Kohlberg's Stages in the Development of Moral

Diploma in Child Protection Studies
Kohlberg’s Stages in the Development of Moral Judgment
Stage One
Obedience-and-punishment orientation
The child obeys rules to avoid punishment. There is as yet no internalisation of moral standards.
Stage Two Naïve hedonistic and instrumental orientation
The child’s behaviour is motivated by a selfish desire to obtain rewards and benefits. Although reciprocity occurs,
it is self-serving, manipulative, and based on a marketplace outlook: “You can play with my blocks if you let me
play with your cars.”
Stage Three “Good boy”-“Nice girl” morality
The child is concerned with winning the approval of others and avoiding their disapproval. In judging the
goodness or badness of behaviour, the child considers a person’s intentions. The child has a conception of a
morally good person as one who possesses a set of virtues; hence, the child places much emphasis on being
Stage Four “Law-and-order” orientation
The individual blindly accepts social conventions and rules. Emphasis is on “doing one’s duty,” showing respect
for authority, and maintaining a given social order for its own sake.
Stage Five
Social contract orientation
The individual believes that the purpose of the law is to preserve human rights and that unjust laws should be
changed. Morality is seen as based on an agreement among individuals to conform to laws that are necessary for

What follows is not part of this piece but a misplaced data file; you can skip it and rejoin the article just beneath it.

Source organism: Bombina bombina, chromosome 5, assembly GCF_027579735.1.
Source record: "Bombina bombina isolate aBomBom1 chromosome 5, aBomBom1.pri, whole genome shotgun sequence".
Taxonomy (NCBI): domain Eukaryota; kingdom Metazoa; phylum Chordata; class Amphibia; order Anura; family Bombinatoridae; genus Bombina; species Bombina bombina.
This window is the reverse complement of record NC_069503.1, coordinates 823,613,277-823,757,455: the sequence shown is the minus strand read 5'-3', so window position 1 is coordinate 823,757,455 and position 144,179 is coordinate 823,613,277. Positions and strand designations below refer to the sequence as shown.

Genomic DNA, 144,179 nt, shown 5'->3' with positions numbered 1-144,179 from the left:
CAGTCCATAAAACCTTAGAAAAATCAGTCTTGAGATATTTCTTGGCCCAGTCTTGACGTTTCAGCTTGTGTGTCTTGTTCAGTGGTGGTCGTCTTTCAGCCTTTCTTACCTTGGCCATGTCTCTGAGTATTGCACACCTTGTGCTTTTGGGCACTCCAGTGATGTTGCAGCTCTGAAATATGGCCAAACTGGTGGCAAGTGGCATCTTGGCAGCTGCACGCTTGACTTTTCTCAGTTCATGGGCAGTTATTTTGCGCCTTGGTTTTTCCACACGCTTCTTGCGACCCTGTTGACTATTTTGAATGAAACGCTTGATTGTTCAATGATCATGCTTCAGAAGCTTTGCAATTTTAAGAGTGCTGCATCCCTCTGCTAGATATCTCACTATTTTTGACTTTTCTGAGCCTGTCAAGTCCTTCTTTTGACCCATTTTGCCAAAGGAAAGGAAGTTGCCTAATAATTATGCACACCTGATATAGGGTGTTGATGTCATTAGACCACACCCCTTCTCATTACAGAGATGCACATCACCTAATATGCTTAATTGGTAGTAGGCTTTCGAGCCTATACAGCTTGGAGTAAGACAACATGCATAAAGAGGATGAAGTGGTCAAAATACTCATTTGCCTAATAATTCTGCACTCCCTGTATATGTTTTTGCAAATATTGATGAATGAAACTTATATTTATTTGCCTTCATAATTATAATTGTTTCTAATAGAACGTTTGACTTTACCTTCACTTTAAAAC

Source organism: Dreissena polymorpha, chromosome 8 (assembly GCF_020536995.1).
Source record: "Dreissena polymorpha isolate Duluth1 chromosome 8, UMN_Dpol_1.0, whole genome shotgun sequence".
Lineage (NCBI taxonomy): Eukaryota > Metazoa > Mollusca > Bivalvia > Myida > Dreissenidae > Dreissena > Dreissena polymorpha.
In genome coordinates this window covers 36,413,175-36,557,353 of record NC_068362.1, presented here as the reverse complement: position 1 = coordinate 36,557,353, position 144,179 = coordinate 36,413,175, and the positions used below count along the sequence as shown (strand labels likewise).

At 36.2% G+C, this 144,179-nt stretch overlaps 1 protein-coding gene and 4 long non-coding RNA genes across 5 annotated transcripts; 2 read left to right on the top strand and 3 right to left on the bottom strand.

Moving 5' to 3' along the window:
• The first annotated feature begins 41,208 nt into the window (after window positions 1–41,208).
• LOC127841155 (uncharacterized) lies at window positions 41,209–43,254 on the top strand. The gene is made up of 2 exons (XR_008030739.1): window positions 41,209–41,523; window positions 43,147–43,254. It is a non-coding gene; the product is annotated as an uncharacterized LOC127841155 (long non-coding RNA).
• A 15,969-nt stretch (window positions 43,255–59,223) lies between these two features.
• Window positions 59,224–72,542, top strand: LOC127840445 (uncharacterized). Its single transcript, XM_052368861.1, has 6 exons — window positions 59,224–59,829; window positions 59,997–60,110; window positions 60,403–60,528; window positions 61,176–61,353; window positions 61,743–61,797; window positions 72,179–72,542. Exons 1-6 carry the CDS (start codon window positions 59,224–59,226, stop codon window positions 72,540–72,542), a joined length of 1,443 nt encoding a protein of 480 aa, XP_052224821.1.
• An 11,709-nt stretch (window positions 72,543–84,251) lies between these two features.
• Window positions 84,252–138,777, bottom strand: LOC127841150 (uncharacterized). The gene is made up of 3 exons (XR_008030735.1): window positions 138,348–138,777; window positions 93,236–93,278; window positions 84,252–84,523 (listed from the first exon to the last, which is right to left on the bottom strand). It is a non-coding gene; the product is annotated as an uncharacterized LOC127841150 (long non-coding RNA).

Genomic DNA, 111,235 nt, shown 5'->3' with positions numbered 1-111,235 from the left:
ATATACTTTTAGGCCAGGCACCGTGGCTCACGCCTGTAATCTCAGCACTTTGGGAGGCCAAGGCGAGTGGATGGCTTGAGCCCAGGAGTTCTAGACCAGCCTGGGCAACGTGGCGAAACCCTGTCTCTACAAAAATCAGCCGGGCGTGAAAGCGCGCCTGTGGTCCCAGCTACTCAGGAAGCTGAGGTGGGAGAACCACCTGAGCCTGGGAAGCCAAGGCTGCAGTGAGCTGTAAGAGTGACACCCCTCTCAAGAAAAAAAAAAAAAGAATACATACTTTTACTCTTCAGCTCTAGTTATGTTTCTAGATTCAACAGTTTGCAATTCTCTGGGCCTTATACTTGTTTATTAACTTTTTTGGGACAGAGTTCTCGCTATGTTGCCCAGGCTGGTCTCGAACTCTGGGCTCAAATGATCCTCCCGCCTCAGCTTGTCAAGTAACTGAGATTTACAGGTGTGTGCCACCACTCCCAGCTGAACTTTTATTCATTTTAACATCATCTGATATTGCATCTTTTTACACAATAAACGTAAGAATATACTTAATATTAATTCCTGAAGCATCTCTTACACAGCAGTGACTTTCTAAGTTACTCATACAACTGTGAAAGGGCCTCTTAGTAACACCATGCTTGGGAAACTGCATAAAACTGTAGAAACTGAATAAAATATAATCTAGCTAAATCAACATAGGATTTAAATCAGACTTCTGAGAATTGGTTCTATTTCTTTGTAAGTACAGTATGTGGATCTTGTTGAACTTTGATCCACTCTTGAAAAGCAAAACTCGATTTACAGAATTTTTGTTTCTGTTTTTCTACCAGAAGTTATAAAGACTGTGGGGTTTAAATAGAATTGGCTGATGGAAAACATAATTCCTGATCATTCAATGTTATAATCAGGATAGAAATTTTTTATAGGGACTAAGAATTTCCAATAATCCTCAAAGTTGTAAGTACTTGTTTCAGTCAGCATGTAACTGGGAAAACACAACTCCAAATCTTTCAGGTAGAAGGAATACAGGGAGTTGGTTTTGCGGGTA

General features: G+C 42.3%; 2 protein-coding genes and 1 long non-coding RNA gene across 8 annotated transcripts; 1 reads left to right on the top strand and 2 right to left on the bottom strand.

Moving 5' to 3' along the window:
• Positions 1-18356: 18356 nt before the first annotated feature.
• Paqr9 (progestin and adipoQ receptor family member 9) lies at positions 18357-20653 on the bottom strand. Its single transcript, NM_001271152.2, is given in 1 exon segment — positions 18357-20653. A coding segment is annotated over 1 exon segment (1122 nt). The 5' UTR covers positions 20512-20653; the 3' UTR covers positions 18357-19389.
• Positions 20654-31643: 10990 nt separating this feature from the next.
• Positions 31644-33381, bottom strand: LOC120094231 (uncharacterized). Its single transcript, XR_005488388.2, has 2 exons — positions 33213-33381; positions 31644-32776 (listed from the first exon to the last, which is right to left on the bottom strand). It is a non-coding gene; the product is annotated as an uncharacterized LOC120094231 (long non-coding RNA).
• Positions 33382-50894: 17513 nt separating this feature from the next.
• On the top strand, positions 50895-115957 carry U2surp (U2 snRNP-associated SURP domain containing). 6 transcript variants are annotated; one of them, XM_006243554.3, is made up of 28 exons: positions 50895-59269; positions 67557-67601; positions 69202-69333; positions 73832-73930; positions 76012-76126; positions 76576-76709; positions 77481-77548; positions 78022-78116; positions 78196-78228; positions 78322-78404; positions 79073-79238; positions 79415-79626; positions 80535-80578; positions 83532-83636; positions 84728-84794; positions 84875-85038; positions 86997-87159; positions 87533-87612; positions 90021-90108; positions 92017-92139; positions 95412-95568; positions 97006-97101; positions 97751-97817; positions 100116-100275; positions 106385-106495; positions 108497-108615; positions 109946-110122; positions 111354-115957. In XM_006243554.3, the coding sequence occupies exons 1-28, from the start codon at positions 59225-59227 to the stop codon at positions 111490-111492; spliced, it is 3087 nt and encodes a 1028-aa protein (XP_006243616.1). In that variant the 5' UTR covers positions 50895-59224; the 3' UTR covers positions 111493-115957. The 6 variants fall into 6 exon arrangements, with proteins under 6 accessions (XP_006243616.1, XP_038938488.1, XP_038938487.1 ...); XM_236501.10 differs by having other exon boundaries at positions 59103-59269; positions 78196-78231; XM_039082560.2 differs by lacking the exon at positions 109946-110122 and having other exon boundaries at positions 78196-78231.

the community welfare. But since it is a social contract, it can be modified as long as basic rights like life and
liberty are not impaired.
Stage Six
Universal ethical principle orientation
Conduct is controlled by an internalised set of ideas, which, if violated, results in self-condemnation and guilt. The
individual follows self-chosen ethical principles based on abstract concepts (e.g., the equality of human rights, the
Golden Rule, respect for the dignity of each human being) rather than concrete rules (e.g., the Ten
Commandments). Unjust laws may be broken because they conflict with broad moral principles.
Sources: Lawrence Kohlberg, “The development of Children’s orientations towards a Moral Order”. Vita Humana,
Vol.6 (1963) pp 11-33; “Stage and Sequence: The Cognitive-Development Approach To Socialisation” in
D.A.Goslin (ed.), Handbook of Socialisation Theory and Research (Chicago: rand McNally 1969) pp 347 – 480,
“Moral Stages and Moralisation” in T.Lickona (ed) Moral Development and Behaviour: Theory, research and
Social Issues (New York: Holt, Rinehart and Winston, 1976) pp 31 - 53
Page 1 of 1
© Child Matters